By David Gewirtz
You may have noticed that Connected Photographer has been offline for the past few days. It's back, and what happened makes for quite a story.
About two months ago, I noticed increased traffic on our Web sites -- and the traffic was causing a load on the servers that didn't seem to be right. In particular, I noticed that our email-to-a-friend page was getting accessed repeatedly, at a rate disproportionate to what regular traffic would generate. I reasoned that a spammer was using the page to send junk mail out through our email-to-a-friend interface, and promptly turned that page off.
"A million individual computers hit our servers in the space of a day."
Traffic was one or two accesses a minute from different IP addresses, all over the world. I traced IP addresses to Russia, Brazil, UK, Turkey, Korea, Ukraine, Australia, Canada. There were also a bunch of IPs that wouldn't give up their real locations.
Beginning Tuesday night, performance of our Web servers began to degrade. It took me until Thursday morning to determine that the performance degradation was due to an increase in traffic to a particular set of Web pages. This was, in part, because the server was performing so slowly that accessing any information took a very long time.
Eventually, I was able to determine that the email-to-a-friend page (which no longer existed) was being requested for our Connected Photographer Web site. Each request caused a server error, slowing the system down. Unfortunately, there was no way to stop the server errors, since the code that generated them was compiled into the server's kernel.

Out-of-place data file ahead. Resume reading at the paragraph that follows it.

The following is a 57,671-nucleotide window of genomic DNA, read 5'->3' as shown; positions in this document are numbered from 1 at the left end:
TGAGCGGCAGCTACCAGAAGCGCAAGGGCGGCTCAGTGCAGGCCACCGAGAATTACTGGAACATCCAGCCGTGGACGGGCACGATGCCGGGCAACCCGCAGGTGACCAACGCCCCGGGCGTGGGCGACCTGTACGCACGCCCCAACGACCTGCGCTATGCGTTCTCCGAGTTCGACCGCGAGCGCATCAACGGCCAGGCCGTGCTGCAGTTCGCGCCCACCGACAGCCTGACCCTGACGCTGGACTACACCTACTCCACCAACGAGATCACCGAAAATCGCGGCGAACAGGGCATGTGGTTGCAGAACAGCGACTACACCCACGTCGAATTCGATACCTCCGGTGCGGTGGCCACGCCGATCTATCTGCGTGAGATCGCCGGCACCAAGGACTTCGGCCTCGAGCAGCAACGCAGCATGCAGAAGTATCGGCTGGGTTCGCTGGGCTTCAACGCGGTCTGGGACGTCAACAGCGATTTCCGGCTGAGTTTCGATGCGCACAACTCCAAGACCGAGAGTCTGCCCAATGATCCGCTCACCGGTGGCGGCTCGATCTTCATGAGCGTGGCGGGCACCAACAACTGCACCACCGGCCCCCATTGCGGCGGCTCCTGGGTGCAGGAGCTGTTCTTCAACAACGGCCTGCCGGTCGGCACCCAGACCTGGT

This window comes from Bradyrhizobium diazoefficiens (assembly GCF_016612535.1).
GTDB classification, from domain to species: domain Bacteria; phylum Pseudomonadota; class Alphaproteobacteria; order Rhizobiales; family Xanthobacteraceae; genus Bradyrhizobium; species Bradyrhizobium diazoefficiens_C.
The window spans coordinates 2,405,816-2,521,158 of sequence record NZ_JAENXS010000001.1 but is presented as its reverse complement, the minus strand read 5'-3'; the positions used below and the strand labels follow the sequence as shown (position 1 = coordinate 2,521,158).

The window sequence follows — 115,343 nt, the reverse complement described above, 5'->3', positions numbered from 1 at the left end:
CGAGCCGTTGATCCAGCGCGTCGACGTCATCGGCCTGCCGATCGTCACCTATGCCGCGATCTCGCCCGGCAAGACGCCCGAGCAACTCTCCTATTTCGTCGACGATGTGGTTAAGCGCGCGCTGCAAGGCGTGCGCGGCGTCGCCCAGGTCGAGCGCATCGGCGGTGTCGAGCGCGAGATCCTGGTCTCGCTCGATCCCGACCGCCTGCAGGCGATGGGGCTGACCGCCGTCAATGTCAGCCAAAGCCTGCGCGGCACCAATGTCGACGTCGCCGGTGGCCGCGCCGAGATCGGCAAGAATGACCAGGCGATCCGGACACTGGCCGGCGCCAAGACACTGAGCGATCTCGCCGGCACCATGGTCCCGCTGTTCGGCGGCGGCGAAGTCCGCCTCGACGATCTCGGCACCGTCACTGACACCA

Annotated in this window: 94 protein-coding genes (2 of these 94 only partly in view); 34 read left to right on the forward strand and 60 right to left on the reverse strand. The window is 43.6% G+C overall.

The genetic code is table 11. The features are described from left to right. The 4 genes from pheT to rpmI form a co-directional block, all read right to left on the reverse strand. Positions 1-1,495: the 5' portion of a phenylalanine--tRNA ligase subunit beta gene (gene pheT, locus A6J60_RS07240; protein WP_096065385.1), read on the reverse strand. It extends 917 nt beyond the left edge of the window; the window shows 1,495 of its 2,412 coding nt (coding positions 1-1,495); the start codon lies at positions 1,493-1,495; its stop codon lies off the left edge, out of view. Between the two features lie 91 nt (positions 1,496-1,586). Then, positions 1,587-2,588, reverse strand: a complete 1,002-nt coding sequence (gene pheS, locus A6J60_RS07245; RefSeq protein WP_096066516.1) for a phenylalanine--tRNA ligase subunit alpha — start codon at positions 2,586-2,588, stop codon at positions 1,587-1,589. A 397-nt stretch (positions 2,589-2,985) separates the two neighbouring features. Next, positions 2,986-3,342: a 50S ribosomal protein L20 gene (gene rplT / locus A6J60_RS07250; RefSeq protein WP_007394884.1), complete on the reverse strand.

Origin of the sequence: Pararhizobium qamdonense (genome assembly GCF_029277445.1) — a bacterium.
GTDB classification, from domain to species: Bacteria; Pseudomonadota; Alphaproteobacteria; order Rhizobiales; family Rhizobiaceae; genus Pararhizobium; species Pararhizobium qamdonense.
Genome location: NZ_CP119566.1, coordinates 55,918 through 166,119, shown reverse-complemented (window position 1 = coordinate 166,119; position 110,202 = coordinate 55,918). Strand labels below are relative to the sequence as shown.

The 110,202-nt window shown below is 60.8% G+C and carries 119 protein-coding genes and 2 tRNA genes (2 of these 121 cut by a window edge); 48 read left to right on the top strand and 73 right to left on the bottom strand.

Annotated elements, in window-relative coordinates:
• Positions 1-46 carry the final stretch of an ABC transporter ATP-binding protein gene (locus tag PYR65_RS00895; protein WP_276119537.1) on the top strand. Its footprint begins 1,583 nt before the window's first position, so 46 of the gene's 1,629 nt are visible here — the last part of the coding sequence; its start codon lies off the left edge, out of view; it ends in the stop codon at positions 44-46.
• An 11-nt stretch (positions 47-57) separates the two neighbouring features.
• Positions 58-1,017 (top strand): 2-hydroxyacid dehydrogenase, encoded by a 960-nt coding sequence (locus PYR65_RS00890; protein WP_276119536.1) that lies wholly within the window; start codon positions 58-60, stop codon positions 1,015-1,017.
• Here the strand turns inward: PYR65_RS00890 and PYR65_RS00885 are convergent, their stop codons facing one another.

Yes, I have access to the kernel code and have added features in the past, but I didn't want to muck with code at such a low level while trying to sustain our level of quality service. It would have just taken too much time.
Through the use of a software firewall, I was able to determine that requests to the email-to-a-friend URL were comining into the server at the rate of thousands of requests per second. I configured the software firewall to ban requests to this particular page, and then ban the IP addresses that originated the request.
However, within about ten minutes, the software firewall ceased to function. It had banned more than 10,000 individual IP addresses, (about 1,000 per minute), exceeded its available memory, and pushed the server to 100% utilization.
I tried re-routing and even turning off the DNS pointing to the server. The requests still kept coming in. My guess is that the URL they were requesting was cached, and so the spamming system knew the IP address, ignoring the DNS completely.